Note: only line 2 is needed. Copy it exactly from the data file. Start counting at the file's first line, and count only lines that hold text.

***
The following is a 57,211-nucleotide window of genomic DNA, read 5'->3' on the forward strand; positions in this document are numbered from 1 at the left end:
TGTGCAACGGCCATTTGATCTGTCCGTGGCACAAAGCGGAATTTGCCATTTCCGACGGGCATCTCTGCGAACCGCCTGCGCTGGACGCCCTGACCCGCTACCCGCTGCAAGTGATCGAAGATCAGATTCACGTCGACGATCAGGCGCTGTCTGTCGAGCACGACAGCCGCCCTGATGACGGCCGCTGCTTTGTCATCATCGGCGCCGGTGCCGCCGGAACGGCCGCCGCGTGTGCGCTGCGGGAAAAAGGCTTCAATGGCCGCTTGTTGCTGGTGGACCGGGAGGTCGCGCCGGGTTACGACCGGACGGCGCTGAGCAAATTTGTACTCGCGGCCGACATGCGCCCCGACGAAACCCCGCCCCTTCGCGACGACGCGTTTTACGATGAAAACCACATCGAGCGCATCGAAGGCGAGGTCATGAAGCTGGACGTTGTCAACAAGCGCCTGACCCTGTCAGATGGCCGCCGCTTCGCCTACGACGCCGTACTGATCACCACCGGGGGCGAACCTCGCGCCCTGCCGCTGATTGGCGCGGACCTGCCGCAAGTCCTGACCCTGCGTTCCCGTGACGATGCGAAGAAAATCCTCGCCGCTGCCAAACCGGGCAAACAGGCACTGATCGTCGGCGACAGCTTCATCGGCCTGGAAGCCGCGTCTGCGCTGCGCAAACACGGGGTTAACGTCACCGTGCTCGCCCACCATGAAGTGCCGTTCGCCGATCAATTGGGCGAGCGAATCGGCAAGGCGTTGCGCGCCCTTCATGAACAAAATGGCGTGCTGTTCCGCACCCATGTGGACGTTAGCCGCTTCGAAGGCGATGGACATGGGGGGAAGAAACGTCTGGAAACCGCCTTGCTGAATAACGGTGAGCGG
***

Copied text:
TGTGCAACGGCCATTTGATCTGTCCGTGGCACAAAGCGGAATTTGCCATTTCCGACGGGCATCTCTGCGAACCGCCTGCGCTGGACGCCCTGACCCGCTACCCGCTGCAAGTGATCGAAGATCAGATTCACGTCGACGATCAGGCGCTGTCTGTCGAGCACGACAGCCGCCCTGATGACGGCCGCTGCTTTGTCATCATCGGCGCCGGTGCCGCCGGAACGGCCGCCGCGTGTGCGCTGCGGGAAAAAGGCTTCAATGGCCGCTTGTTGCTGGTGGACCGGGAGGTCGCGCCGGGTTACGACCGGACGGCGCTGAGCAAATTTGTACTCGCGGCCGACATGCGCCCCGACGAAACCCCGCCCCTTCGCGACGACGCGTTTTACGATGAAAACCACATCGAGCGCATCGAAGGCGAGGTCATGAAGCTGGACGTTGTCAACAAGCGCCTGACCCTGTCAGATGGCCGCCGCTTCGCCTACGACGCCGTACTGATCACCACCGGGGGCGAACCTCGCGCCCTGCCGCTGATTGGCGCGGACCTGCCGCAAGTCCTGACCCTGCGTTCCCGTGACGATGCGAAGAAAATCCTCGCCGCTGCCAAACCGGGCAAACAGGCACTGATCGTCGGCGACAGCTTCATCGGCCTGGAAGCCGCGTCTGCGCTGCGCAAACACGGGGTTAACGTCACCGTGCTCGCCCACCATGAAGTGCCGTTCGCCGATCAATTGGGCGAGCGAATCGGCAAGGCGTTGCGCGCCCTTCATGAACAAAATGGCGTGCTGTTCCGCACCCATGTGGACGTTAGCCGCTTCGAAGGCGATGGACATGGGGGGAAGAAACGTCTGGAAACCGCCTTGCTGAATAACGGTGAGCGG